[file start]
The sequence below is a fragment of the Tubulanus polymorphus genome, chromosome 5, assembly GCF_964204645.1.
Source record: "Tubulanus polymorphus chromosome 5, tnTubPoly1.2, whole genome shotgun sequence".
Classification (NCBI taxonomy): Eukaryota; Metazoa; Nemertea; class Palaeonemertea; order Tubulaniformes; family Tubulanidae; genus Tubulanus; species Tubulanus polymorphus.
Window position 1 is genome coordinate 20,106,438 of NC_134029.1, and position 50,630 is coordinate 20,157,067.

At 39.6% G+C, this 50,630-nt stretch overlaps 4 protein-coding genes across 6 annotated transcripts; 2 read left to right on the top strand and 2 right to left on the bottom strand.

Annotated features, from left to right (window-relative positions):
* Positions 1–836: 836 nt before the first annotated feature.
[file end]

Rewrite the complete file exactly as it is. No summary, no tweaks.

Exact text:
The sequence below is a fragment of the Tubulanus polymorphus genome, chromosome 5, assembly GCF_964204645.1.
Source record: "Tubulanus polymorphus chromosome 5, tnTubPoly1.2, whole genome shotgun sequence".
Classification (NCBI taxonomy): Eukaryota; Metazoa; Nemertea; class Palaeonemertea; order Tubulaniformes; family Tubulanidae; genus Tubulanus; species Tubulanus polymorphus.
Window position 1 is genome coordinate 20,106,438 of NC_134029.1, and position 50,630 is coordinate 20,157,067.

At 39.6% G+C, this 50,630-nt stretch overlaps 4 protein-coding genes across 6 annotated transcripts; 2 read left to right on the top strand and 2 right to left on the bottom strand.

Annotated features, from left to right (window-relative positions):
* Positions 1–836: 836 nt before the first annotated feature.